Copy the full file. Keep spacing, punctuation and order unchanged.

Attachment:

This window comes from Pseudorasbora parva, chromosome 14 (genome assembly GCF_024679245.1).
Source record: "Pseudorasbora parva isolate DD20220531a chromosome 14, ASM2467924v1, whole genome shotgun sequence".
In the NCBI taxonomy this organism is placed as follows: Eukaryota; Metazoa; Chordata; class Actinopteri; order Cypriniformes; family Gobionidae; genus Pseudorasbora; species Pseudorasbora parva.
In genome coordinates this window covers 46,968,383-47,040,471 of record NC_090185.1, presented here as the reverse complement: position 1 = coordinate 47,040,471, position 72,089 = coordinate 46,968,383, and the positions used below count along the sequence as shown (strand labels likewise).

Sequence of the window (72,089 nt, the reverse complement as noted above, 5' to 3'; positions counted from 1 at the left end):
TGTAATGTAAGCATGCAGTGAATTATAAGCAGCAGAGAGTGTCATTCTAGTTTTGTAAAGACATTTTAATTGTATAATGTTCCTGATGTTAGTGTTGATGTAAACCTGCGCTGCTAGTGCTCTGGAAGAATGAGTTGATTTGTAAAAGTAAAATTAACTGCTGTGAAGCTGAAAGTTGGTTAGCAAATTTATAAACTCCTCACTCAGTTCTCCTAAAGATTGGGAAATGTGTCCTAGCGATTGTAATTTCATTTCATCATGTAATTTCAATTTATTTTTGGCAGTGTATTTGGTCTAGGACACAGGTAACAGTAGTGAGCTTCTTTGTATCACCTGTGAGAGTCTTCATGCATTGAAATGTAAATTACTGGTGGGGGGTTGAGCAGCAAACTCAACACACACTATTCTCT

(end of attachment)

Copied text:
This window comes from Pseudorasbora parva, chromosome 14 (genome assembly GCF_024679245.1).
Source record: "Pseudorasbora parva isolate DD20220531a chromosome 14, ASM2467924v1, whole genome shotgun sequence".
In the NCBI taxonomy this organism is placed as follows: Eukaryota; Metazoa; Chordata; class Actinopteri; order Cypriniformes; family Gobionidae; genus Pseudorasbora; species Pseudorasbora parva.
In genome coordinates this window covers 46,968,383-47,040,471 of record NC_090185.1, presented here as the reverse complement: position 1 = coordinate 47,040,471, position 72,089 = coordinate 46,968,383, and the positions used below count along the sequence as shown (strand labels likewise).

Sequence of the window (72,089 nt, the reverse complement as noted above, 5' to 3'; positions counted from 1 at the left end):
TGTAATGTAAGCATGCAGTGAATTATAAGCAGCAGAGAGTGTCATTCTAGTTTTGTAAAGACATTTTAATTGTATAATGTTCCTGATGTTAGTGTTGATGTAAACCTGCGCTGCTAGTGCTCTGGAAGAATGAGTTGATTTGTAAAAGTAAAATTAACTGCTGTGAAGCTGAAAGTTGGTTAGCAAATTTATAAACTCCTCACTCAGTTCTCCTAAAGATTGGGAAATGTGTCCTAGCGATTGTAATTTCATTTCATCATGTAATTTCAATTTATTTTTGGCAGTGTATTTGGTCTAGGACACAGGTAACAGTAGTGAGCTTCTTTGTATCACCTGTGAGAGTCTTCATGCATTGAAATGTAAATTACTGGTGGGGGGTTGAGCAGCAAACTCAACACACACTATTCTCT